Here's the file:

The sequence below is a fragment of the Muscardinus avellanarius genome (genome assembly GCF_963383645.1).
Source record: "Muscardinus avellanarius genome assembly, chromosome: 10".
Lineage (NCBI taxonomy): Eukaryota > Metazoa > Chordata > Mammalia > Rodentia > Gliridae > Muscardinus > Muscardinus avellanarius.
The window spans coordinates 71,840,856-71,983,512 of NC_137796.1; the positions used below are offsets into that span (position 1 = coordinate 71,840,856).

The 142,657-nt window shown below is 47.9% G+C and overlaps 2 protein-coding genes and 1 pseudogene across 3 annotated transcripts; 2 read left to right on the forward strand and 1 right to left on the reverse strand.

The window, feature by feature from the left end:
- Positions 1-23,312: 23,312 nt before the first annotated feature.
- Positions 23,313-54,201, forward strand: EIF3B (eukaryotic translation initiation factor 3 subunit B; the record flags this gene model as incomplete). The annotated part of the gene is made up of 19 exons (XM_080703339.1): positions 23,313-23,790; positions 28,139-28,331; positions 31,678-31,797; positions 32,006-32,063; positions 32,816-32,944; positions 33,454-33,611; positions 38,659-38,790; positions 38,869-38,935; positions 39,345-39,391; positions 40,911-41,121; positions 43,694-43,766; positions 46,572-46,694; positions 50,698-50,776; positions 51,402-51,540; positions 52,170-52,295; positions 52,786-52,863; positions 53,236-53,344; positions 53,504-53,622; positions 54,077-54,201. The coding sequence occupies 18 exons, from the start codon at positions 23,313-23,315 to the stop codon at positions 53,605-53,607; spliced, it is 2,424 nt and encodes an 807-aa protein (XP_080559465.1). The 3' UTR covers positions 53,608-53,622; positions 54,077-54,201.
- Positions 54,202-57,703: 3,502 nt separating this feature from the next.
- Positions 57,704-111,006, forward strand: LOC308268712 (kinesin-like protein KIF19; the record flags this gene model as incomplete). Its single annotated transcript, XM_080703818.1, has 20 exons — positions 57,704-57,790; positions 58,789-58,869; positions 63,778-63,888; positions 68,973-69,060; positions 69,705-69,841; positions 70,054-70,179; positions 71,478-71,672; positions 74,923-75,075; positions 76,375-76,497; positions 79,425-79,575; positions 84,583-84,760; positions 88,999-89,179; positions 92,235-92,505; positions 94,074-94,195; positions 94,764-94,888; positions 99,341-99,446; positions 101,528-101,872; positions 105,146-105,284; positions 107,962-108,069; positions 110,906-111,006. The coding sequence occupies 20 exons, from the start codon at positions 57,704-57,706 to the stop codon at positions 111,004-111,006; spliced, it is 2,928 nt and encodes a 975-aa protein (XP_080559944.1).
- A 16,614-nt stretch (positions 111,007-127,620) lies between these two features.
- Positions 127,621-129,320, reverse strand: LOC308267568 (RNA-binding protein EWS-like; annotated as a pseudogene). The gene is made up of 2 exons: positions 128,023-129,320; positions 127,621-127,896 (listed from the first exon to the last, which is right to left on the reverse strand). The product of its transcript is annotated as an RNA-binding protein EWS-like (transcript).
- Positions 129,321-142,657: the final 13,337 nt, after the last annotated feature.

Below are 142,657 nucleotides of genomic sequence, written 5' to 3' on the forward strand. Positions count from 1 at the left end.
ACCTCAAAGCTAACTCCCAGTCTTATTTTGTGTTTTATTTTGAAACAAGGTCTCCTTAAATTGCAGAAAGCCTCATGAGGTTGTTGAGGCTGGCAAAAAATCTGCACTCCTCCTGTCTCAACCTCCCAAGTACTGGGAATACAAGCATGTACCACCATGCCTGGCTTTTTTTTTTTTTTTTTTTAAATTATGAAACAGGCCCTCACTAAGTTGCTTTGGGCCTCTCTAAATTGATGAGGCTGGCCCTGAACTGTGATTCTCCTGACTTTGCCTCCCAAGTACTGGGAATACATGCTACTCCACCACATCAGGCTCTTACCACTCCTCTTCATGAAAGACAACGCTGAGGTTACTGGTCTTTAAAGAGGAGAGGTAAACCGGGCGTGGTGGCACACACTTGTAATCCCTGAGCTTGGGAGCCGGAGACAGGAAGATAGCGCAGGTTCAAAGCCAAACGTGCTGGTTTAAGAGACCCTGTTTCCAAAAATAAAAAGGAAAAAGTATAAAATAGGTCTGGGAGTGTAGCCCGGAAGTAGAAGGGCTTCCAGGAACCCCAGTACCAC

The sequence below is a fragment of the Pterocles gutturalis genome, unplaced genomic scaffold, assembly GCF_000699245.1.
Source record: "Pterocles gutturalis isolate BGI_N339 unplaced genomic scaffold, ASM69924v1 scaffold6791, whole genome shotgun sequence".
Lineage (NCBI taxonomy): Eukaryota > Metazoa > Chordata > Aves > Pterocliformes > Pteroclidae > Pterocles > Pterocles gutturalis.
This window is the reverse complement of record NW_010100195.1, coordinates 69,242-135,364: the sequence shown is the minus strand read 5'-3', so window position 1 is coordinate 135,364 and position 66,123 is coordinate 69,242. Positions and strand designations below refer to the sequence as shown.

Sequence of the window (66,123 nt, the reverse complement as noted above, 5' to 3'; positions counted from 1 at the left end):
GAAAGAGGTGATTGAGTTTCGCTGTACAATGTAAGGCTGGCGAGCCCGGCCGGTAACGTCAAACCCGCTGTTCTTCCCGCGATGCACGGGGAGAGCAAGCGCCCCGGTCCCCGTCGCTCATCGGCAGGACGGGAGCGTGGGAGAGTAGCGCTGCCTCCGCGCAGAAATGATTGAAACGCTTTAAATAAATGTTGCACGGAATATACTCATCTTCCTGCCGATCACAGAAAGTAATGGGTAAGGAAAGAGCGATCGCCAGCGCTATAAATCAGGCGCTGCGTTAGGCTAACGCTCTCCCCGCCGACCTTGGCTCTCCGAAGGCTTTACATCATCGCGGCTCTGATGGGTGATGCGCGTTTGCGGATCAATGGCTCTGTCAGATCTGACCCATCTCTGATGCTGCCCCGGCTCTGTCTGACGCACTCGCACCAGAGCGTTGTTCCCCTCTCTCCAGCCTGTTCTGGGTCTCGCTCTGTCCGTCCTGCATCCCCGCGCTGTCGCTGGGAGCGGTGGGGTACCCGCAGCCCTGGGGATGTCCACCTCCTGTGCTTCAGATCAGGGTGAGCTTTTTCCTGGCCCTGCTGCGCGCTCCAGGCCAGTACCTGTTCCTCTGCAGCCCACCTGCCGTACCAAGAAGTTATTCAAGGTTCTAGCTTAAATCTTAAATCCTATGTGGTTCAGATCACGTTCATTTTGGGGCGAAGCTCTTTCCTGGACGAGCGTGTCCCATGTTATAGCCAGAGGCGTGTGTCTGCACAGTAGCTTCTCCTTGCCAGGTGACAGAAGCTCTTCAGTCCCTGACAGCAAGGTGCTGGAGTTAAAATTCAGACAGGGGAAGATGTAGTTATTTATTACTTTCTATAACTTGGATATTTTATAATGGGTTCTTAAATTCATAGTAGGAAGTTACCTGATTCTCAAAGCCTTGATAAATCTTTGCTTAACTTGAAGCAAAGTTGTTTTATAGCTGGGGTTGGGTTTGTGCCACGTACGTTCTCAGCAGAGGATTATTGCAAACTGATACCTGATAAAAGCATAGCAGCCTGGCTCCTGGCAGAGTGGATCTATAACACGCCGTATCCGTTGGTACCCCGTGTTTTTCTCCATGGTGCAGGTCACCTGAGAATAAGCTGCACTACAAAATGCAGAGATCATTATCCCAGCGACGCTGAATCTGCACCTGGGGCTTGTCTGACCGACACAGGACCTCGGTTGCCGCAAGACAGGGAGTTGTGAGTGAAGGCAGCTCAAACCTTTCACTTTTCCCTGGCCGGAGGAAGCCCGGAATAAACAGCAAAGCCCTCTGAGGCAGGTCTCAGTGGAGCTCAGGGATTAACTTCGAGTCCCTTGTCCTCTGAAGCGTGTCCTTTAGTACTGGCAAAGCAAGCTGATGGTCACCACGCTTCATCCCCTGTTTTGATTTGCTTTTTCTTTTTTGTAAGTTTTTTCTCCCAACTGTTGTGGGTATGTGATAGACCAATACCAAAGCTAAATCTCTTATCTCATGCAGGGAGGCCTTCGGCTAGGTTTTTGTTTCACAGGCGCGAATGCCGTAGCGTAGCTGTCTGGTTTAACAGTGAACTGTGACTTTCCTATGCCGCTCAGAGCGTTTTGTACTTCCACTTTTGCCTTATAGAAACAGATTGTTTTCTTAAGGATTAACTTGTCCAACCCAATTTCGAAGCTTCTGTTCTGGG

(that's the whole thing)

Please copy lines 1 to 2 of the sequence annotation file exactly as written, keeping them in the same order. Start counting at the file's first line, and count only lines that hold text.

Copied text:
The sequence below is a fragment of the Muscardinus avellanarius genome (genome assembly GCF_963383645.1).
Source record: "Muscardinus avellanarius genome assembly, chromosome: 10".